The other special sense responsive to chemical stimuli is the sense of the smell, or olfaction. The olfactory receptor neurons are incorporated into a limited region of the nasal epithelium in the superior nasal cavity.
Anatomy of the Structures Involved in Smell (Olfaction). The olfactory bulb (1) contains mitral cells (2) that receive information from the olfactory cells (6). The olfactory cells are found within the nasal epithelium (4) and pass their information through the cribriform plate (3) of the ethmoid bone. This work by Cenveo is licensed under a Creative Commons Attribution 3.0 United States (http://creativecommons.org/licenses/by/3.0/us/).
This region is referred to as the olfactory epithelium and contains bipolar sensory neurons with dendrites extending from the apical surface of the epithelium into the mucus lining the nasal cavity. As airborne molecules are inhaled through the nose, they pass over the olfactory epithelium and dissolve into the mucus. The odorant molecules bind to proteins that keep them dissolved in the mucus and help transport them to the olfactory dendrites. The odorant-protein complex binds to a receptor protein on the membrane of the olfactory cell. The olfactory odorant receptors are G-protein coupled receptors that will cause a transient depolarization in membrane potential that will lead to an action potential if the stimulus is strong enough.
Olfactory Nerve Impulses
The axons of the olfactory neurons extend from the basal surface of the epithelium, through an olfactory foramen in the cribriform plate of the ethmoid bone, and into the olfactory bulb, located on the ventral surface of the frontal lobe. Collectively the axons that pass through the cribriform plate are called the olfactory nerve. From the olfactory bulb, axons project to structures within the limbic cortex, including the cortex in the temporal lobe associated with long-term memory formation.
Central Nervous System Regions that Receive Information from the Olfactory Bulb. This work by Cenveo is licensed under a Creative Commons Attribution 3.0 United States (http://creativecommons.org/licenses/by/3.0/us/).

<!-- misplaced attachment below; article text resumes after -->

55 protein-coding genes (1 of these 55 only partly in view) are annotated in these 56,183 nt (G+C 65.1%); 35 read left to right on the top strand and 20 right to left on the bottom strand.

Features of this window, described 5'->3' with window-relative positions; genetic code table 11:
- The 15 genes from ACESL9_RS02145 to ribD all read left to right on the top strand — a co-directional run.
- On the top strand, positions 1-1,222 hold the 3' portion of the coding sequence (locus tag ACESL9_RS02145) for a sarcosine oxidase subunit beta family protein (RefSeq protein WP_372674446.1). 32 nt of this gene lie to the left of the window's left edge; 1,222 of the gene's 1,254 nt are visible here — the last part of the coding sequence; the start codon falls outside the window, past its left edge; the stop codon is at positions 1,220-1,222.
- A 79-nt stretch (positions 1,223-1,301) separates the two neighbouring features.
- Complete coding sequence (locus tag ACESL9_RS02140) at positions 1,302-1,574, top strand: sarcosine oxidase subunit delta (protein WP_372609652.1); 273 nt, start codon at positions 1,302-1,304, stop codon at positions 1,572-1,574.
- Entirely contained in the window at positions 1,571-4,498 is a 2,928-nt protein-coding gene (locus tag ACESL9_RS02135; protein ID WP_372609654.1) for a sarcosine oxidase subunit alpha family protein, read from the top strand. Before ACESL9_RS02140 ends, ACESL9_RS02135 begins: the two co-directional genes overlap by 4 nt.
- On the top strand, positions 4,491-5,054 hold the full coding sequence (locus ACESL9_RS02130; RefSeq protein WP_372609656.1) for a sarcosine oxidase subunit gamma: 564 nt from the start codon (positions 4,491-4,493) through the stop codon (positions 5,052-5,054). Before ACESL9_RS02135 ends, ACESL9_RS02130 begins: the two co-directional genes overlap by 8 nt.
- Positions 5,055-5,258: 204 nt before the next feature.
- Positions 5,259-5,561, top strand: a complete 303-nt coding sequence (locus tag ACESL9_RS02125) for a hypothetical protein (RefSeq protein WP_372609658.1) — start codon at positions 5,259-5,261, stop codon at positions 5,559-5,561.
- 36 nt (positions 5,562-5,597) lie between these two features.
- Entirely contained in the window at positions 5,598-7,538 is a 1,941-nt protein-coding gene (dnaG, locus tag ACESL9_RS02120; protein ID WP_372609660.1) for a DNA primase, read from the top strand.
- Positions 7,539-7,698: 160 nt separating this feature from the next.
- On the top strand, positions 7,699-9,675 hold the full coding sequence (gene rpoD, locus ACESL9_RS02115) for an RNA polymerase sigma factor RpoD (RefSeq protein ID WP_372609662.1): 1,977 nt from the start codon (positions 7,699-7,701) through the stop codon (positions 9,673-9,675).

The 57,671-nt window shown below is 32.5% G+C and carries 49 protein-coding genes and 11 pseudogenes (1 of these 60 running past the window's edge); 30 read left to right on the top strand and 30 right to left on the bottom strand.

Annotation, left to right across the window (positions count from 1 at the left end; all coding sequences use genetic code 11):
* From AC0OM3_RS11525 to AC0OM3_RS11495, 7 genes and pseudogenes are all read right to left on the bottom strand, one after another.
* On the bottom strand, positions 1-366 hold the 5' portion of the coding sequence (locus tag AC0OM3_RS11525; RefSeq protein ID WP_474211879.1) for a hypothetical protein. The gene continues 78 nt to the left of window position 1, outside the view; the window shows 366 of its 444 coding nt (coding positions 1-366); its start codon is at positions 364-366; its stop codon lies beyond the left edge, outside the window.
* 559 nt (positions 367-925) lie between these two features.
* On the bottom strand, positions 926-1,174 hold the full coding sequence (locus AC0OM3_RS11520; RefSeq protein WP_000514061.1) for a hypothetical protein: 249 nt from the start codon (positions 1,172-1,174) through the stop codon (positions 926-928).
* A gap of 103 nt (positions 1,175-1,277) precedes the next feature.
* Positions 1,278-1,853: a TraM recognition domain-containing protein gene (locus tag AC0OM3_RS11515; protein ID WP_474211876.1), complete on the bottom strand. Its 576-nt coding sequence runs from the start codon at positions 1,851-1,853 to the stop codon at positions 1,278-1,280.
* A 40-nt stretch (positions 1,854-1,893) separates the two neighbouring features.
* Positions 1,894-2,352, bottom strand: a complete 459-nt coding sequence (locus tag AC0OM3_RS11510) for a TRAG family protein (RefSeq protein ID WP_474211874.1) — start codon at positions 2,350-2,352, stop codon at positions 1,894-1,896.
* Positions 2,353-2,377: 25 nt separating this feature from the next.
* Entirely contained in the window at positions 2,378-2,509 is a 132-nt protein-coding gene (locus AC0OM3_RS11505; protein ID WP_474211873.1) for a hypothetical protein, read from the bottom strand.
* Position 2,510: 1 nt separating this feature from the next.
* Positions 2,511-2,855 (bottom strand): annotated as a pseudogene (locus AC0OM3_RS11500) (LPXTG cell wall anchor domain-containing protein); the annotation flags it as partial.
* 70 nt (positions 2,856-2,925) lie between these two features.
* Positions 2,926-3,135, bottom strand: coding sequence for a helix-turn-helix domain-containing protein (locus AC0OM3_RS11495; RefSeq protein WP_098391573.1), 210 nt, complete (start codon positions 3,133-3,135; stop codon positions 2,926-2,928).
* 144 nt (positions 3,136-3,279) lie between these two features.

Smell is the one sensory modality that does not require a synaptic connection in the thalamus before connecting to the cerebral cortex. Smell can often be a potent trigger for memories because of this intimate connection of the olfactory system with the cerebral cortex. It can also trigger visceral reflexes through connections within the reticular formation. For example, some people will vomit at the smell of another person’s vomit.
Because of the noxious chemicals that are inhaled into the nasal cavity, these cells need to be replaced on a regular basis. The nasal epithelium, including the olfactory cells, can be harmed by airborne toxic chemicals. To reduce the risk of olfactory neurons being harmed by these toxins, they have a limited lifespan of about 60 days. Because of this imposed cell death, stem cells within the nasal epithelial layer differentiate into new olfactory cells. In doing so, axons of the new neurons have to find their way to the targets in the olfactory bulb. They are able to do this by growing along the axons that are already in place in the cranial nerve. This is the only place in the body where we continually make new neuronal cells.
Olfactory System Dysfunctions
If any event, such as blunt force trauma of a car accident, leads to the loss of the olfactory nerve, the sense of smell can be lost. This condition is known as anosmia. One way this condition can develop is if the brain moves relative to the ethmoid bone, which is likely to shear (tear) the axons of the olfactory cells. Professional fighters can have anosmia as a result repeated trauma to the head. Certain pharmaceuticals, such as antibiotics, can cause anosmia because they can kill off all the olfactory neurons at once. If no axons are in place within the olfactory nerve, then the axons cannot grow back into the olfactory bulb leaving the person with a long-term loss of smell. There are temporary causes of anosmia, as well, usually based on inflammatory responses in relation to infection or allergy.
You have probably noticed that when you have a cold, the associated loss of smell usually results in food tasting bland. Since taste is comprised of only a small number of sensations, we use the olfactory system to recognize differences between many foods, especially in terms of the spices used. If we lack the numerous smells to enrich the taste experience, we often add extra seasonings to further stimulate the tongue.
The ability of olfactory neurons to be replaced by stem cells can be lost with age leading to age-related anosmia. When this affects an elderly person, they often turn to using increased salt on their food. Unfortunately, increased sodium intake also leads to an increase in blood volume and blood pressure.
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